$10 billion proposal end to industry/retail divide?

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Industry Super Australia (ISA) is continuing its campaign against bank-owned super funds, with its latest ammunition being a major report that slams the Australian superannuation system for stinging users to the tune of $10 billion too much.

The super fund is just one of a variety of parties with vested interests who have something to say about the in-depth report, which reveals problems within Australia’s super system and puts forward a unique solution.

Super sting: how to stop Australian’s paying too much for superannuation has just been released by the Grattan Institute and reveals that excessively high fees are seriously damaging individual retirement balances and hurting taxpayers.

Reducing fees by at least half will save account holders $10 billion a year, it said.

Its author, productivity growth program director Jim Minifie, told Wealth Professional the report comes in neutral in respect to the industry and retail fund battle, and the real purpose is to raise awareness about Australia’s high superannuation fee costs and spur change.

In fact, its proposed solutions would not favour either party in particular and would instead shift the basis of competition to be much more heavily focused on fees.

“It’s the largest single opportunity for micro-economic reform in the Australian economy and it is long overdue,” Minifie said.

On conservative assumptions a 50-year old Australian today will have their super balance reduced by almost $80,000 in fees at retirement, the report revealed. A 30-year old is set to lose more than $250,000 or about a quarter of the overall balance.

The 57-page report also analyses the superannuation system in other countries and how they affect the fee structure.

It found that on average Australian’s pay fees of 1.2% on their account balances – more than three times the median OECD rate.

“Every system has a history and ours has a particular one,” Minifie said. “The short answer is that we obligate people to save using a product that they don’t understand, and as a result there’s very little active price pressure from the customer, and the funds have responded by setting the fees high.”

If you look around the world, systems that have low fees are much more centralised, have less choice, or run on a non-profit basis, he said.

In particular, the report highlights the high functionality and lower cost of Chile’s pensions system, whereby government tenders for the right to manage the default accounts of their individuals as well as their money.

Chile’s default fund is awarded in a biennial tender to the firm that offers to manage funds for the lowest fees, the report said, and tenderers must offer five defined asset allocation options, each with the same fee.

The account fee for the default fund is about 0.2% a year – less than a quarter of the Australian average default fee.

Minifie said the Australian system wrongly assumes that choice in the market will drive enough account holders to choose low-price funds, forcing others to lower their fees.

“But this approach has not worked in Australia or anywhere in the world,” he said. “Superannuation is inherently opaque and most people do not make an informed choice, instead paying into a default fund chosen by their employer.”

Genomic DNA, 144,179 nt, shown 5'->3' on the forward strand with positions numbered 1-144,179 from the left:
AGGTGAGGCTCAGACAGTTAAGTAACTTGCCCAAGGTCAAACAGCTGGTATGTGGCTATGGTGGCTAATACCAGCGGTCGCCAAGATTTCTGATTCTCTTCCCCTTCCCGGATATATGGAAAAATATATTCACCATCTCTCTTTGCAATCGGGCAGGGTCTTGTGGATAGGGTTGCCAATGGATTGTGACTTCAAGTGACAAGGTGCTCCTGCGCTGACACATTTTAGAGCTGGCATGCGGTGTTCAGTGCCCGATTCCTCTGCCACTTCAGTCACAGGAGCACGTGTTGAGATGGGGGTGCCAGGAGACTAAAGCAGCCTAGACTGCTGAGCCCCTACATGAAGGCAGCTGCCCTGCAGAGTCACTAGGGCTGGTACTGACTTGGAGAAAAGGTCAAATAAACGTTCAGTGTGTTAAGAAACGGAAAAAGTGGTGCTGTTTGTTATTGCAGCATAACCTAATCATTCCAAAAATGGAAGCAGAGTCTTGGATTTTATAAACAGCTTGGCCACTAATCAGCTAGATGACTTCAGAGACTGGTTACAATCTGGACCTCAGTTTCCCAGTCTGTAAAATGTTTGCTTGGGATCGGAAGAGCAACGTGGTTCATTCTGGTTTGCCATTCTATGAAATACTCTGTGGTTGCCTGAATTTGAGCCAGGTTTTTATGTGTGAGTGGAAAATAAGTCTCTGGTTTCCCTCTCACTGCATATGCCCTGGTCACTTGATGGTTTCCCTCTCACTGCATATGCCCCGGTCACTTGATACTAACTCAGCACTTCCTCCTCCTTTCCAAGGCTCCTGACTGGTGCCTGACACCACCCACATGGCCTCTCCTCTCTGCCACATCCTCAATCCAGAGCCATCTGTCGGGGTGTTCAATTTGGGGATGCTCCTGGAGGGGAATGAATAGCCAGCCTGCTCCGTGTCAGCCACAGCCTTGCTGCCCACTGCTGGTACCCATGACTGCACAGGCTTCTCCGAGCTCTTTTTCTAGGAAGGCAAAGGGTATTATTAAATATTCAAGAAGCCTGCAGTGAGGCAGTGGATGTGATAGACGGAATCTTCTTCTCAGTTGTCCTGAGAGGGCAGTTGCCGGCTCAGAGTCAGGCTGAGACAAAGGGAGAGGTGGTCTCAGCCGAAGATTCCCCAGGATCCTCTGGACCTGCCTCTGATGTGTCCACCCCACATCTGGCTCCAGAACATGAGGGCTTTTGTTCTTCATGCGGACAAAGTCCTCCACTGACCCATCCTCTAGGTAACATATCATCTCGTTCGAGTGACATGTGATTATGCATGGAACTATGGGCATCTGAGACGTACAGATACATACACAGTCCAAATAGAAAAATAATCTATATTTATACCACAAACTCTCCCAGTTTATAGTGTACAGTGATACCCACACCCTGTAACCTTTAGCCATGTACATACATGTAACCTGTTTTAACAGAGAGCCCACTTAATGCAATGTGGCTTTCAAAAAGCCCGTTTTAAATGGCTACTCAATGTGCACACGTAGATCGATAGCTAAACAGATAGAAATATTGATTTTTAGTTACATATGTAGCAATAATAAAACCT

The Grattan Institute propose two reforms that they say will save Australian superannuation $10 billion a year in excessive fees.

The first is to create a new low-price default fund for fresh job starters. This will cut fees for account holders who are disengaged, and propel the government to introduce wholesale price pressure on superannuation products.

The government should hold a fee-based tender to select one or more non-government funds to be the default fund, the report said.

Secondly, the tax return process should allow taxpayer to match their fund against the performance of the new fund, and switch on the spot if they desire. This will make it easier for Australians to select a better superannuation product, according to the report.
Among others, the ISA has been quick to point to evidence within the report that indicates retail funds have significantly higher fees than other funds.
It published a press release stating that the Grattan Institute report is proof that there are huge risks in abandoning the current selection process of default funds; which has been criticised by many financial planning organisations for being too costly, anticompetitive, and favouring industry funds.
“The report shines a light on how excessive costs among bank owned super funds drags the system down,” said the ISA. “The blame for excessive costs in Australia’s superannuation system can be laid squarely at the feet of bank owned retail superannuation products.”
But Minifie said his assessment is that the Fair Work Commission process won’t really make any difference to fees, and won’t affect enterprise bargaining processes.
He said that while it’s true that industry funds on average have lower fees, the industry/retail battle is not the focus or point of the report.

“Our proposal comes in as neutral in respect to that battle. It’s not clear who would be advantaged [under a tender system]. It would be big efficient front ends and big efficient investment sides – probably both could pull that together,” he said. “We felt well, this [battle] has been going on forever and it will keep going on forever, but the art of good policy is to find single changes that are practical and make a big difference.”


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